In 1998, veteran journalist Tom Brokaw wrote “The Greatest Generation.” His book was about the Americans who grew up during the Great Depression, then went off to fight in World War II, or stayed home to build bombers, munitions and other materials for the war effort.
Soldiers fought Germany and Japan on foreign soil. They stormed the beaches of Normandy and Okinawa, knowing they might return home in body bags. They were patriots, asked to make profound sacrifices, and said yes without hesitation.
Today, the country is engaged in a global conflict of a different sort, being fought in nearly every country in the world. Nearly 126,000 have died in the U.S. alone.
In this war, people are asked to be patriots – to fight not with guns and tanks and bombs, but with the minor inconvenience of masks and social distancing – to save the country before the enemy kills tens of thousands more.
It’s clear this is not the Greatest Generation.
I speak broadly, more of this era than of one cohort, since people of all ages have refused to wear masks and social distance in public. Damn it, they say, this is America, I’m free to do as I please. They have grocery-flinging meltdowns. They get indignant and threaten lawsuits.
Some see it as a political statement, thanks to our commander-in-chief. But as Jon Stewart told Stephen Colbert on “The Late Show,” health-care workers wear masks during surgery, and it’s not because they listen to NPR.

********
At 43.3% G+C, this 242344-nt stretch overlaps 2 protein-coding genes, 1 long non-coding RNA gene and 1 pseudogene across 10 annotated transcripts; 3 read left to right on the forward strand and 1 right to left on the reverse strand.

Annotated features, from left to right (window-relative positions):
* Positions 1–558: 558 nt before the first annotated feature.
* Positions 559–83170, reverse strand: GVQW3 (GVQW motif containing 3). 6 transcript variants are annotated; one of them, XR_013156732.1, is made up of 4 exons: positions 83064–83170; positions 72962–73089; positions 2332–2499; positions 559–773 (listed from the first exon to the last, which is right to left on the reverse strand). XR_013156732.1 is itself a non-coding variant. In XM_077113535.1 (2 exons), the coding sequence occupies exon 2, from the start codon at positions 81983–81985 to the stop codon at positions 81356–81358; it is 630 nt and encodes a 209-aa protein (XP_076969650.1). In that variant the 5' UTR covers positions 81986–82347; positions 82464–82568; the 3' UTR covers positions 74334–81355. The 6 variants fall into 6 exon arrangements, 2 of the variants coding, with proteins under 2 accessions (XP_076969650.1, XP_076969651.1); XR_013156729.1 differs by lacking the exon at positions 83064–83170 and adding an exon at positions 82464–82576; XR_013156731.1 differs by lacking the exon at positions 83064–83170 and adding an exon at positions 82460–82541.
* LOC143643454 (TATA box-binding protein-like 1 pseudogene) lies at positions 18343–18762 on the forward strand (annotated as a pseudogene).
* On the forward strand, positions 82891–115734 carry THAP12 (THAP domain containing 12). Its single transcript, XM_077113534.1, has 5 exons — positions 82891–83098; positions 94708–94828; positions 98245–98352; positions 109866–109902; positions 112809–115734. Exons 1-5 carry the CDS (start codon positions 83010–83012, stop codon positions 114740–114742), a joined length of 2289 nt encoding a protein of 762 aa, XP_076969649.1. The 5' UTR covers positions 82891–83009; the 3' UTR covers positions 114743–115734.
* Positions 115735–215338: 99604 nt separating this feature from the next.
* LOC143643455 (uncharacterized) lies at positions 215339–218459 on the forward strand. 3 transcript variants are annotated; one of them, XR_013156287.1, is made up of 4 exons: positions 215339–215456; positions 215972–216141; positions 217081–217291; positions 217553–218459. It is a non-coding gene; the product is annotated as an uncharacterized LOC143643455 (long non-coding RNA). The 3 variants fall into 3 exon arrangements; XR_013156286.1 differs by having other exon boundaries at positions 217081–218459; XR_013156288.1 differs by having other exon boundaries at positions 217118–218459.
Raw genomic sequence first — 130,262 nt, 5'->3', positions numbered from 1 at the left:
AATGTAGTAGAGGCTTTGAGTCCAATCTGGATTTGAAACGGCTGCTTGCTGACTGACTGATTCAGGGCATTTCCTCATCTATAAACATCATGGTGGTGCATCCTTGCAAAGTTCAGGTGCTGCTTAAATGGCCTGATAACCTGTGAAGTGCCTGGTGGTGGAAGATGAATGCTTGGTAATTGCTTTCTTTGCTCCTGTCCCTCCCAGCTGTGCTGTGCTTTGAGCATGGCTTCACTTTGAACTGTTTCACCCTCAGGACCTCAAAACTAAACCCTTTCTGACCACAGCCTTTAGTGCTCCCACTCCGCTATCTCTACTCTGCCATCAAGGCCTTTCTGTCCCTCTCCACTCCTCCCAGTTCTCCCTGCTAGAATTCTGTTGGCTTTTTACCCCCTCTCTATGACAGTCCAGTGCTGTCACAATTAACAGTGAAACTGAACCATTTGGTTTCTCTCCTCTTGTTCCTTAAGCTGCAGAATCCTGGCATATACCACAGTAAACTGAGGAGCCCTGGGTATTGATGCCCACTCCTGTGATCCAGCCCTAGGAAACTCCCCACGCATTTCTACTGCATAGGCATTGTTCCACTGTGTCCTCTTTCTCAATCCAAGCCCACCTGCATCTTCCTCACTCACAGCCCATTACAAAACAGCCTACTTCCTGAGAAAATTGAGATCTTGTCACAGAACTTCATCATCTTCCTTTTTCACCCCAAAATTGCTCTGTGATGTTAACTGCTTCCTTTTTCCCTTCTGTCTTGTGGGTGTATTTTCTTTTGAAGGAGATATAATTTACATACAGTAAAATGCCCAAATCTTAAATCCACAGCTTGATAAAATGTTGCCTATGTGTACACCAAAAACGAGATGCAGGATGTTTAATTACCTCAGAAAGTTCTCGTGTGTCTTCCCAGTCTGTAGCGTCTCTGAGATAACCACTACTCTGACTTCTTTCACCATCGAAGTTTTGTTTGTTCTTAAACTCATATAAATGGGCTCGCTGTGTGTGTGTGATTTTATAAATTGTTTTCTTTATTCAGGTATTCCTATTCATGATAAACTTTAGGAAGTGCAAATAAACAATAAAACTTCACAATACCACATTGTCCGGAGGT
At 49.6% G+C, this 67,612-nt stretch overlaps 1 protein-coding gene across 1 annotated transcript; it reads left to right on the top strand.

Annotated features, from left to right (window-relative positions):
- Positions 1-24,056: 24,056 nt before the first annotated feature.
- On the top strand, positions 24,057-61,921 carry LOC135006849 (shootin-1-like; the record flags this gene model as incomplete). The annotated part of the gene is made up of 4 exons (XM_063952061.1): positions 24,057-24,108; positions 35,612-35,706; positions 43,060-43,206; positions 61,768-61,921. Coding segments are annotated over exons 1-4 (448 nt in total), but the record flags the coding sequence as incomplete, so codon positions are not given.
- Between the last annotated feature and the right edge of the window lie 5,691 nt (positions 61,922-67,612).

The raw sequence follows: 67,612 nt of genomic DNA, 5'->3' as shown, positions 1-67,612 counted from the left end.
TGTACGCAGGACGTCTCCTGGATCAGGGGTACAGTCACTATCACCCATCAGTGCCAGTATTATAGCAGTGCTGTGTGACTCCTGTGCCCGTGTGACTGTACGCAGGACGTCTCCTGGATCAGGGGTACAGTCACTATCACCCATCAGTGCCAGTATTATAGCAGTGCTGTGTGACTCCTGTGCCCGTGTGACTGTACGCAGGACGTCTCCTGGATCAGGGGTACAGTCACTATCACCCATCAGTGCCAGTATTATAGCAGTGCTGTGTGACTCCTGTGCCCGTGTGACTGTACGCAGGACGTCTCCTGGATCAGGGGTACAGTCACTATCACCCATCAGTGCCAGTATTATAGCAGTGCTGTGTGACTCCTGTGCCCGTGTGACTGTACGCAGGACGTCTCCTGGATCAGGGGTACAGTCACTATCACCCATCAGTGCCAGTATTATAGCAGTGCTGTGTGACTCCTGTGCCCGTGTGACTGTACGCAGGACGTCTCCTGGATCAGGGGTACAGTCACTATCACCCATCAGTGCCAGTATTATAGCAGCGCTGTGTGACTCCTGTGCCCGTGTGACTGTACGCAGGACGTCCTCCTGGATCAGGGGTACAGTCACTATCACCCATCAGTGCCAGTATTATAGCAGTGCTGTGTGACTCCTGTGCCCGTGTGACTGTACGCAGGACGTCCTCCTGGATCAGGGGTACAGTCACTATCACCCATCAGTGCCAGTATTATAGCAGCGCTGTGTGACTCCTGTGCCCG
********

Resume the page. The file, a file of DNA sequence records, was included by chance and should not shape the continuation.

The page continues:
Study after study says masks save lives. In Michigan, face coverings are required in indoor public spaces under one of Gov. Gretchen Whitmer's executive orders. "We have to take the politics out of mask-wearing in this country and it starts right here in Michigan," she said Tuesday afternoon in a televised briefing.
Some people whine about not being able to get a cocktail in states that have had to reclose bars -- even as the ICU beds quickly fill. Such sacrifices. Such hardships.
The other day I was in an elevator in my apartment building in Midtown Detroit. The only other person in the elevator was a security guard. He was wearing a mask. I was wearing a mask. As the door was shutting, a woman in the hall, probably around 30, hit the elevator button and the door opened. No mask.
I said: “I’m not riding with someone who’s not wearing a mask. You can wait for the next elevator.” She didn’t say anything, but looked offended. She apparently felt it’s her right to not wear one. I felt it was my right not to ride with someone who isn’t wearing one.
I don’t like being confrontational, but I like it even less that people have no regard for others. Almost daily I ask someone in the building, as nicely as I can: “Hey, how are you? Where’s your mask?” Some give me looks of disgust. Some say they left it in their apartment.
Every day, the security guards ride the elevators or hand out scores of Amazon packages, some to people who aren’t wearing masks. And the maskless people just don’t care if they’re putting the guards’ lives in danger – nearly all of whom are Black, and are in a high-risk category.
The U.S. is going backward while other countries show remarkable improvement in taming the virus and reopening businesses and schools. Masks and social distancing are taken seriously there.
It’s harder here, where President Trump has sent a message that masks are for Democrats and liberals, even though Rep. Liz Cheney, about as Republican as you can get, last Friday tweeted the photo (at left) of her masked father, Dick Cheney, who might actually be even more Republican than that. We also saw Sen. Mitt Romney mask up for a Black Lives Matter march in Washington.
Truth be told, the true patriots are the folks wearing masks, joining hands – figuratively, from six feet apart – to fight this together. Unfortunately, I fear those who can’t sacrifice a cocktail, who insist on the right to make others sick, may do us in.
If only we had the Greatest Generation to fight this instead of the Most Selfish one.